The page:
Late Effects after Stem Cell Transplant

Patients who receive allogeneic or autologous stem cell transplants are usually observed for a long time after transplantation to determine whether side effects are present. Recipients of conditioning regimens in which total body irradiation was used are at risk of endocrine (gland) problems that include hypothyroidism, adrenal insufficiency or growth hormone insufficiency. Therefore, it is important that the patient’s height and weight be serially evaluated, when necessary, monitored by an endocrinologist.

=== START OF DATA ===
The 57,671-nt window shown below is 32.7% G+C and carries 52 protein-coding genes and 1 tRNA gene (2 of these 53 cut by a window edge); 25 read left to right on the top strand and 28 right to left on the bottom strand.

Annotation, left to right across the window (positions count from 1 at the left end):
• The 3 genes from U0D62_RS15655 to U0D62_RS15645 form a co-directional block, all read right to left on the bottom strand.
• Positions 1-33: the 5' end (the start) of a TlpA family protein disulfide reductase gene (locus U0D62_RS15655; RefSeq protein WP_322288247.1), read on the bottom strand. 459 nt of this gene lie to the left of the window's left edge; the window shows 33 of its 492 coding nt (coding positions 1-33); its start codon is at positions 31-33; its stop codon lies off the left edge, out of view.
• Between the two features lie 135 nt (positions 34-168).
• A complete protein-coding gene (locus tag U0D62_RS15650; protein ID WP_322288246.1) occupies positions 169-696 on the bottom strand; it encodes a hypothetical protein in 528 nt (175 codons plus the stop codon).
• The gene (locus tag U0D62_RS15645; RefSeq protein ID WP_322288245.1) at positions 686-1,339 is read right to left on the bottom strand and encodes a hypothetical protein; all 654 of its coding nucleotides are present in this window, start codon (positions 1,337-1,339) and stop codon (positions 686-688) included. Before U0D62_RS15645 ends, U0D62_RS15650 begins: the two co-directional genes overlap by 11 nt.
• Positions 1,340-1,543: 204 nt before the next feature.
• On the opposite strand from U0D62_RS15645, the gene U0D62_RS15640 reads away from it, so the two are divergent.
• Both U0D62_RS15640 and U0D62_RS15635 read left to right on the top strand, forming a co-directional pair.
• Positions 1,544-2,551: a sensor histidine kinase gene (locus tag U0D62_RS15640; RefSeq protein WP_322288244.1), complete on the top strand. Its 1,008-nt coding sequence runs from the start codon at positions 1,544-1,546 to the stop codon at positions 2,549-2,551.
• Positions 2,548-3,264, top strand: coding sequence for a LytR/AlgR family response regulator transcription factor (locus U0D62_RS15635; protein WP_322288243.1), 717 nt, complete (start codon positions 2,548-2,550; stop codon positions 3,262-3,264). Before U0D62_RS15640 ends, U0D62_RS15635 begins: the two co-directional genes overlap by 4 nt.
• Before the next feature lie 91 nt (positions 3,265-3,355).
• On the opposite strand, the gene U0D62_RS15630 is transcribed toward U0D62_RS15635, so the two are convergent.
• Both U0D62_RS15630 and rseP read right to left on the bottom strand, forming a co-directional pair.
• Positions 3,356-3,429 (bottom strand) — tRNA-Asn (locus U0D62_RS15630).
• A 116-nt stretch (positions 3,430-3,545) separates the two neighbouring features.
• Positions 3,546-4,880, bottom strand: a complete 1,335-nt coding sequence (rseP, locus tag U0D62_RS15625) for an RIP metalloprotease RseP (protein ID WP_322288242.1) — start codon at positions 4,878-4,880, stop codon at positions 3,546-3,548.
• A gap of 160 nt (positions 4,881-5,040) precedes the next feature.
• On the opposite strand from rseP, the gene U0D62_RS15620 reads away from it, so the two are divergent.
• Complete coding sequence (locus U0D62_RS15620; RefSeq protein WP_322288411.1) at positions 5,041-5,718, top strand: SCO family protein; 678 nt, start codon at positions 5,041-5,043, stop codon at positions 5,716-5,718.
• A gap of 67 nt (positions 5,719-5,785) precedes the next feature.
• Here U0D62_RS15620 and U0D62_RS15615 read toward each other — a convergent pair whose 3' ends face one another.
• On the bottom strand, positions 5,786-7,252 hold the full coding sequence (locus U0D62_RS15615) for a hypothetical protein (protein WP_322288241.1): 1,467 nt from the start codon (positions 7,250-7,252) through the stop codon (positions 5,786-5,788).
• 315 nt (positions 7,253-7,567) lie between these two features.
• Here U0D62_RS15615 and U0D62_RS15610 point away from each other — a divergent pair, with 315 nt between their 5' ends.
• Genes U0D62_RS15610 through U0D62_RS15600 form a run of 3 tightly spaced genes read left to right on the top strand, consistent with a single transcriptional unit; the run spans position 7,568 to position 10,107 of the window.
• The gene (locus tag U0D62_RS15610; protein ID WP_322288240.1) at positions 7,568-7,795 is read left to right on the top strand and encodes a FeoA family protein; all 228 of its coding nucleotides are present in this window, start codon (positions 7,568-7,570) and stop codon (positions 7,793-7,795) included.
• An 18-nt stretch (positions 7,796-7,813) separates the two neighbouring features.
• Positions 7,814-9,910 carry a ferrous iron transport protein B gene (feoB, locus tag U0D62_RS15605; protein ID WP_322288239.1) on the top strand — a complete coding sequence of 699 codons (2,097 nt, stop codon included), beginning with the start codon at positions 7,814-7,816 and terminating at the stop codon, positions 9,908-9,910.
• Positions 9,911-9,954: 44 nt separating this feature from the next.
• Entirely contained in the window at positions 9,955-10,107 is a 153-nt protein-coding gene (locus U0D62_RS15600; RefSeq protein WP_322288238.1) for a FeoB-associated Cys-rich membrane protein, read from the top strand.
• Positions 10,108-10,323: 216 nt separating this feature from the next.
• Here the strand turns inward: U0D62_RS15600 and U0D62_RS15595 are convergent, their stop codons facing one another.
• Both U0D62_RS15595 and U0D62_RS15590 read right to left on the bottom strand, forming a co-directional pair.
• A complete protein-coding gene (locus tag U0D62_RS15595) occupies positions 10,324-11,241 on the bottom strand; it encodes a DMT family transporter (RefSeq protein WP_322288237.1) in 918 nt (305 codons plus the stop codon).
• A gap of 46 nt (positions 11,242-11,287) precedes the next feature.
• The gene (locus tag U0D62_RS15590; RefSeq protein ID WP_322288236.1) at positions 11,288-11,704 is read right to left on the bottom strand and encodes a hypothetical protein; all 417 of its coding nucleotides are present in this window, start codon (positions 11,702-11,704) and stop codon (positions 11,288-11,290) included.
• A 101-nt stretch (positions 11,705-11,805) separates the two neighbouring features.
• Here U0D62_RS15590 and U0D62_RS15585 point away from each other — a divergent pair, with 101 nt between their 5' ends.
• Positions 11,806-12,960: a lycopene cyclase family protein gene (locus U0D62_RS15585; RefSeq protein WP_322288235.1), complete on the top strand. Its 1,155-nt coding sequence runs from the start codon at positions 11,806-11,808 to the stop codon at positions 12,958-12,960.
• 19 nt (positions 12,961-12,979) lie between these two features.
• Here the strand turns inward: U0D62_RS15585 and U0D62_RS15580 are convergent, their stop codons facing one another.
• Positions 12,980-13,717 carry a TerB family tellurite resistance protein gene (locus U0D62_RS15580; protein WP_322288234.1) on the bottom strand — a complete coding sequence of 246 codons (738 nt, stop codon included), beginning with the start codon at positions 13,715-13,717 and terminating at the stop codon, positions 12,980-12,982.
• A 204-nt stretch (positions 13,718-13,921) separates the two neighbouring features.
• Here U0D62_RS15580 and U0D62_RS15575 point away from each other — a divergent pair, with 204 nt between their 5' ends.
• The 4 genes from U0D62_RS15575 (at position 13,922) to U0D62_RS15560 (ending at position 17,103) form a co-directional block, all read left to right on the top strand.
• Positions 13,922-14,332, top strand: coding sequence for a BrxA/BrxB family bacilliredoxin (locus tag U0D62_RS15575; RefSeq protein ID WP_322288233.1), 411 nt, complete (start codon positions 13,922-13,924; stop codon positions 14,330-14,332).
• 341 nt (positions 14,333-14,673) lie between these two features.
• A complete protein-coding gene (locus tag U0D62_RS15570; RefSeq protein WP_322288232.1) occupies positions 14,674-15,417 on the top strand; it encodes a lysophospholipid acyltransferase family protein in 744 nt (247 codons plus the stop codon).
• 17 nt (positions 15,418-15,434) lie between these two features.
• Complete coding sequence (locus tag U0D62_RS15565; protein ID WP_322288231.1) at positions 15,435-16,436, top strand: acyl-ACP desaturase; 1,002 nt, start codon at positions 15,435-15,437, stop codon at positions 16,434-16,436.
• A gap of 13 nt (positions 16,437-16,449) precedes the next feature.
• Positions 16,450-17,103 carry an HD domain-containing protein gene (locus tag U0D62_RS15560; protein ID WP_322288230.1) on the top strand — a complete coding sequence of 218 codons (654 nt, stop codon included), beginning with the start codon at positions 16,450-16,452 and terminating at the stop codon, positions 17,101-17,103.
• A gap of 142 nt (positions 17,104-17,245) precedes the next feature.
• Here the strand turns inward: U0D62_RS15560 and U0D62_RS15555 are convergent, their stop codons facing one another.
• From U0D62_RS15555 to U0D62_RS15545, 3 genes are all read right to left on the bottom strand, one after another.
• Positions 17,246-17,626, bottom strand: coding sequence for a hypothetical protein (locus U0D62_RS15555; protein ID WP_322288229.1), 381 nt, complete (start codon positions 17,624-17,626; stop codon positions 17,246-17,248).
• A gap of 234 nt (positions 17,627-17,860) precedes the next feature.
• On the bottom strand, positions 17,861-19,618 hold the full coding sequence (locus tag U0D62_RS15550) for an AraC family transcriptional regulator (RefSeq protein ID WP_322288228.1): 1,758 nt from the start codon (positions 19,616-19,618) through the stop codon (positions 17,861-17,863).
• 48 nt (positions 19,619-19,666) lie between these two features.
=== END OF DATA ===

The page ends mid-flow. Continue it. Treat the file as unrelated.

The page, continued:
Survivors of stem cell transplantation are at increased risk of osteoporosis or weakening of the bones. This complication is largely due to the treatment required during the transplant process, and the use of corticosteroids, which are used to treat graft-vs-host disease (GvHD). Pulmonary and cardiac abnormalities should be followed by routine screening examinations. In addition, survivors of transplantation have been shown to be at high risk of second malignancies, which include leukemia, brain tumors and skin cancers. The type of late effects for which a patient is at risk vary according to the type of conditioning regimen administered.